String quartets in the Allerheiligen Hofkirche

Allerheiligen Hofkirche

On a grey November Sunday morning I followed an invitation to hear a chamber music matinee in the Allerheiligen Hofkirche in Munich. It has been absolute ages since I have been to a string quartet concert. Coming from a musical family, with a cellist as a sister I enjoy chamber music, especially having played the violin as a teenager. So my knowledge of the repertoire is pretty good, even though I am no expert. The program, however, offered a new hearing for me: Béla Bartók‘s String quartet Nr.5, Sz 102. That got my interest going.

The venue: Allerheiligen Hofkirche

This is such a wonderful venue, that I must write a bit about it. The Allerheiligen Hofkirche was a Catholic church and it was built between 1826 and 1837. Following a visit to Palermo and the admiration of inner frescoes there, the then crown prince Ludwig decided to have a church built in a similar style as part of his Residenz. Leo von Klenze, the architect followed the crown prince’s wishes, extending his inspiration to the Marcus Dome in Venice. The interior with its vaults covered coloured frescoes was built in a Romanesque style while the facade was more gothic. This was the first church built in Bavaria after the secularization in 1803, hence its name “All Saints”.

During the Second World War, the church, the Residenz and the National Theater were very heavily damaged. Unlike the Residenz, it was left to deteriorate for years before a decision was taken. First wanting to tear it down, the city then decided to renovate it following a huge uproar by the citizens of Munich. The renovations started in 1972 under the leadership of Hans Döllgast. After his death in the 1980s, restorations continued with new cupolas and work on the facade. Then from 2000 to 2003 work on the interior was taken over by the Architects Buro Guggenbichler und Netzer before it was finally opened to the public.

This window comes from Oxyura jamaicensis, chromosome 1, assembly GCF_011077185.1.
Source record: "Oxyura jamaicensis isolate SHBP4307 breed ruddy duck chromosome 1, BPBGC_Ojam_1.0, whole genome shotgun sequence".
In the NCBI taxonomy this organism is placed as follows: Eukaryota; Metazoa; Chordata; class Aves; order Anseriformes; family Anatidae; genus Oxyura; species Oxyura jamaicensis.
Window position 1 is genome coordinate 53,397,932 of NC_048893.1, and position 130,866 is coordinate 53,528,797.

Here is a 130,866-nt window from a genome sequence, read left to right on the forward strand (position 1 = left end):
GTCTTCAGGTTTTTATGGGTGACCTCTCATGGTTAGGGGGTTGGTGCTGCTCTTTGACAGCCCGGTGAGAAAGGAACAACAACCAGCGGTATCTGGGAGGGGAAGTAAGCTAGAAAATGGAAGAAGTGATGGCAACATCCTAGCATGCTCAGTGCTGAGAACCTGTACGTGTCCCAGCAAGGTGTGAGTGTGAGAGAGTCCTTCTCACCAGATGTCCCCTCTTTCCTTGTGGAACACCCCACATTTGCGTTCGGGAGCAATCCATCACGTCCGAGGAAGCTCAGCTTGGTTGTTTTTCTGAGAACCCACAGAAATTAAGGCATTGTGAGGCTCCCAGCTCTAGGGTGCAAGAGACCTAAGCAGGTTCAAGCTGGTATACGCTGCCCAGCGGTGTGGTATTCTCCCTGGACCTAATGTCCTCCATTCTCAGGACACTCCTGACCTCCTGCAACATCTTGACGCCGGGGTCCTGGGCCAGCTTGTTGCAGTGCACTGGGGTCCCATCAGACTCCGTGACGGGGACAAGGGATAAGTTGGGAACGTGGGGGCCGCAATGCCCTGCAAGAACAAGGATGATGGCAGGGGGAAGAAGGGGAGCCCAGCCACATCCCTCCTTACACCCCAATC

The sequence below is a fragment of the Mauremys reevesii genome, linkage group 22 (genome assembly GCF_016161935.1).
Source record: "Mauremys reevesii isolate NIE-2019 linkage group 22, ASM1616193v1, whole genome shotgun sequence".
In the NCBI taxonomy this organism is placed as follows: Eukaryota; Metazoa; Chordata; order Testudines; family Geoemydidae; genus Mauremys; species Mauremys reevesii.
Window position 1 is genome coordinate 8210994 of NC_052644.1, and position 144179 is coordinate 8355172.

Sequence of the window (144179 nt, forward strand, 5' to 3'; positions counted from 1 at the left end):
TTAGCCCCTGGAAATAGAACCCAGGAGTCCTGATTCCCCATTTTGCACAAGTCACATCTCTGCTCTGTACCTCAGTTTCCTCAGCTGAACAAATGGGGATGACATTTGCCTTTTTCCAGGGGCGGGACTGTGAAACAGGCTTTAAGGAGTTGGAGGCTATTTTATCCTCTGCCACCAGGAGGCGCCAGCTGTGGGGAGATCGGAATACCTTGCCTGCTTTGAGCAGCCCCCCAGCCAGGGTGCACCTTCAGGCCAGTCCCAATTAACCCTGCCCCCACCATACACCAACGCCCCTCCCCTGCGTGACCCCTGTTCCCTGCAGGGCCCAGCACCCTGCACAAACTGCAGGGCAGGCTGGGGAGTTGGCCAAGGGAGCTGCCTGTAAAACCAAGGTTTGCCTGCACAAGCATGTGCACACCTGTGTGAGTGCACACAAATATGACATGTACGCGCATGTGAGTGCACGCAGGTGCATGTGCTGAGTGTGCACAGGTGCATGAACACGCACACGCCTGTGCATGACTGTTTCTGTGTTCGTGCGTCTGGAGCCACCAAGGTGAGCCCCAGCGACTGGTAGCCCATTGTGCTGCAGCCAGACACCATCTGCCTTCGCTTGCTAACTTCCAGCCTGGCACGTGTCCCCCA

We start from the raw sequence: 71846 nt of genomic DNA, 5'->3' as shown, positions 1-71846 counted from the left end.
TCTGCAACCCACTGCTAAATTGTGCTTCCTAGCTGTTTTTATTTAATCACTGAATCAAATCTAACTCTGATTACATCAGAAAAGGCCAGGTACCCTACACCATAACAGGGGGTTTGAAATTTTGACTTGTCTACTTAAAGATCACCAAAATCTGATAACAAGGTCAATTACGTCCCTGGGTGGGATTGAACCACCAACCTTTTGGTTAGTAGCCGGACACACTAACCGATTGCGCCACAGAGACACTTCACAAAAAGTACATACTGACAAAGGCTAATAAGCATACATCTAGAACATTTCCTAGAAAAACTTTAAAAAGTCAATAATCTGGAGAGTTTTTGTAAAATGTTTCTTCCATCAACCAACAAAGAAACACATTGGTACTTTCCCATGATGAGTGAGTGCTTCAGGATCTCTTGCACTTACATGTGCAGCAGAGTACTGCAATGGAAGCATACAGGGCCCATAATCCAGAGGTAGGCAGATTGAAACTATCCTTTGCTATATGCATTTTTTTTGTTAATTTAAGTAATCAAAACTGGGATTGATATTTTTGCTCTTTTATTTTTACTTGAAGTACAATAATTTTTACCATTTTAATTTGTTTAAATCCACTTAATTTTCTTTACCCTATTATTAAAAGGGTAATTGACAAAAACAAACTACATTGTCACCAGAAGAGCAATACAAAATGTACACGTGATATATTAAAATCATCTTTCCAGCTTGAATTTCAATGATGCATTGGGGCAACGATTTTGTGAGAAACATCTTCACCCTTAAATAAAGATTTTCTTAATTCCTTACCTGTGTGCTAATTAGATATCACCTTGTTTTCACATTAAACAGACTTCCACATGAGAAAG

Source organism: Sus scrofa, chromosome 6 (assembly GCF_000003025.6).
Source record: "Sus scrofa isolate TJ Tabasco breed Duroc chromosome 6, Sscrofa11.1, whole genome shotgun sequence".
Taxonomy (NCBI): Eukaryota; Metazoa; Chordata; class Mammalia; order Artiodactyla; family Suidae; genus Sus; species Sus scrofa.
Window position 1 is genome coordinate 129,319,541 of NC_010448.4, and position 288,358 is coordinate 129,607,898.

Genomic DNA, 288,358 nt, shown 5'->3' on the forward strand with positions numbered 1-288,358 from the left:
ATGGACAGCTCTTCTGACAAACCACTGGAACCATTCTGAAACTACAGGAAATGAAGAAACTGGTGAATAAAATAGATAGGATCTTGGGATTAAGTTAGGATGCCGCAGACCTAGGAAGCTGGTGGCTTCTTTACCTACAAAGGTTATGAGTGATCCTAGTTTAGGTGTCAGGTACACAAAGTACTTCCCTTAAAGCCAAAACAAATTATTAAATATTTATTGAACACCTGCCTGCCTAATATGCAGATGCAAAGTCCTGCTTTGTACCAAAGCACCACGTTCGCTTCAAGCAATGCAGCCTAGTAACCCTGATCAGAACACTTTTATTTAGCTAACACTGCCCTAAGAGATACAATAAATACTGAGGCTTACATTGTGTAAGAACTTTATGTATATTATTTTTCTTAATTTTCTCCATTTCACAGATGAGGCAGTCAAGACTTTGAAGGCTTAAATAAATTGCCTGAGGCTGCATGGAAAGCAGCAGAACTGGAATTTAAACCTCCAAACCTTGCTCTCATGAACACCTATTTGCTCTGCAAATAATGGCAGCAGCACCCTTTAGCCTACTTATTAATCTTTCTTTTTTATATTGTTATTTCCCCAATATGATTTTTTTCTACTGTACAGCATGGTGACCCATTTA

The damages made to the church are visible as a testimony. The frescoes are left in their spare segments, the pillars have lines where they were put back together. All this was done very respectfully and beautifully. This gives the hall a wonderful atmosphere, which is enhanced through the warm and indirect lighting and through the red bricks. And so it is that the Allerheilgen Hofkirche became a Hall. It is no longer used as a church but as a concert venue, it’s acoustic being excellent, and as a venue for special events.

The performance

Beginning this program is Dvorák’s string quartet Nr. 14 in A flat Major op.105. The cello starts with a slow introduction. It is leading the others before moving on to an allegro appassionato movement. Dvoràk started writing this quartet when leaving the United States after 3 years there to move back to his beloved Prag. This is his last string quartet. Wonderful piani, colours, interaction, all played sensitively and beautifully by the musicians. The quartet players are members of the Bayerische Staatsorchester: Johanna Beisinghoff, Julia Pfister, Monika Hettinger and Anja Fabricius. It is a pleasure to watch them play.

The second half is Bartók’s string quartet Nr. 5 Sz 102, and this for me is a discovery. I never really thought of Bartók’s music as being full of humour. This piece changed my mind fully. I just love the pastiche classical section in the last movement, the playing with “out” of tune effects, the glissandi and jazzy rhythm in the cello pizzicati. Bartók only needed a month to compose this piece in the summer of 1934. The first performance was then on 8th April 1935 in the Coolidge Auditorium in Washington. This work has all that is so typical of Bartók, the accented rhythms, the complex harmonies. It is also so playfully modern experimenting with sound effects, sound landscapes. A wonderful work.